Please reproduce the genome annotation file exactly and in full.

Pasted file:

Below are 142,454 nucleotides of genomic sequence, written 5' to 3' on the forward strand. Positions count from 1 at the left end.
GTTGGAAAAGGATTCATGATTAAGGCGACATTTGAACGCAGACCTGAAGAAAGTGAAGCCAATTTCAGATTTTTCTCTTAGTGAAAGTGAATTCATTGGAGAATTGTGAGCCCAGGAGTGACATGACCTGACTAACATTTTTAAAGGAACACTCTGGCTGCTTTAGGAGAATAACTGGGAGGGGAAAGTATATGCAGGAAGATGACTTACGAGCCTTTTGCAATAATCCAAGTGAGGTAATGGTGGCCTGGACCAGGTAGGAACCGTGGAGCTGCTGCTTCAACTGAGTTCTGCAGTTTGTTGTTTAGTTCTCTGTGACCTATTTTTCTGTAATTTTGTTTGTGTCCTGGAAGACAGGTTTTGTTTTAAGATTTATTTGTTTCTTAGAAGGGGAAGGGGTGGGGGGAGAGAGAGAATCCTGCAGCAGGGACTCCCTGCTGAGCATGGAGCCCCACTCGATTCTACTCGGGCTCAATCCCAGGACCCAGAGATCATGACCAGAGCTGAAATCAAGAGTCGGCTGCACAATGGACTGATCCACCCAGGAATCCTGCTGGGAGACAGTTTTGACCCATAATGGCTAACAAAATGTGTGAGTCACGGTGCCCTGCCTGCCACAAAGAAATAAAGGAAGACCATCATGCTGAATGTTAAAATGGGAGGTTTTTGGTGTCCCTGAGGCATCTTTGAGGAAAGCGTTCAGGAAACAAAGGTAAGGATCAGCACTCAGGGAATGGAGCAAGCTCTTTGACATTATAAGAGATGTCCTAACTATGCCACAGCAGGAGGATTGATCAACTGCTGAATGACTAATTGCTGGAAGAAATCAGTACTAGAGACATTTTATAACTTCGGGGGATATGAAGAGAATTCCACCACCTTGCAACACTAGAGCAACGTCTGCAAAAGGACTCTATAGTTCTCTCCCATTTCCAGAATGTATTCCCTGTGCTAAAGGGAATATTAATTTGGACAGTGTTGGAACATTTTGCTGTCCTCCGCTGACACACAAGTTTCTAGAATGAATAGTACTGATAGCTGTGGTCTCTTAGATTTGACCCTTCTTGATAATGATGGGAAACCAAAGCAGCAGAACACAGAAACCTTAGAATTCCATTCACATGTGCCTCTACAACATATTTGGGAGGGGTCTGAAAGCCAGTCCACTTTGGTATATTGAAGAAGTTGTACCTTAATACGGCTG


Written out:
Below are 142,454 nucleotides of genomic sequence, written 5' to 3' on the forward strand. Positions count from 1 at the left end.
GTTGGAAAAGGATTCATGATTAAGGCGACATTTGAACGCAGACCTGAAGAAAGTGAAGCCAATTTCAGATTTTTCTCTTAGTGAAAGTGAATTCATTGGAGAATTGTGAGCCCAGGAGTGACATGACCTGACTAACATTTTTAAAGGAACACTCTGGCTGCTTTAGGAGAATAACTGGGAGGGGAAAGTATATGCAGGAAGATGACTTACGAGCCTTTTGCAATAATCCAAGTGAGGTAATGGTGGCCTGGACCAGGTAGGAACCGTGGAGCTGCTGCTTCAACTGAGTTCTGCAGTTTGTTGTTTAGTTCTCTGTGACCTATTTTTCTGTAATTTTGTTTGTGTCCTGGAAGACAGGTTTTGTTTTAAGATTTATTTGTTTCTTAGAAGGGGAAGGGGTGGGGGGAGAGAGAGAATCCTGCAGCAGGGACTCCCTGCTGAGCATGGAGCCCCACTCGATTCTACTCGGGCTCAATCCCAGGACCCAGAGATCATGACCAGAGCTGAAATCAAGAGTCGGCTGCACAATGGACTGATCCACCCAGGAATCCTGCTGGGAGACAGTTTTGACCCATAATGGCTAACAAAATGTGTGAGTCACGGTGCCCTGCCTGCCACAAAGAAATAAAGGAAGACCATCATGCTGAATGTTAAAATGGGAGGTTTTTGGTGTCCCTGAGGCATCTTTGAGGAAAGCGTTCAGGAAACAAAGGTAAGGATCAGCACTCAGGGAATGGAGCAAGCTCTTTGACATTATAAGAGATGTCCTAACTATGCCACAGCAGGAGGATTGATCAACTGCTGAATGACTAATTGCTGGAAGAAATCAGTACTAGAGACATTTTATAACTTCGGGGGATATGAAGAGAATTCCACCACCTTGCAACACTAGAGCAACGTCTGCAAAAGGACTCTATAGTTCTCTCCCATTTCCAGAATGTATTCCCTGTGCTAAAGGGAATATTAATTTGGACAGTGTTGGAACATTTTGCTGTCCTCCGCTGACACACAAGTTTCTAGAATGAATAGTACTGATAGCTGTGGTCTCTTAGATTTGACCCTTCTTGATAATGATGGGAAACCAAAGCAGCAGAACACAGAAACCTTAGAATTCCATTCACATGTGCCTCTACAACATATTTGGGAGGGGTCTGAAAGCCAGTCCACTTTGGTATATTGAAGAAGTTGTACCTTAATACGGCTG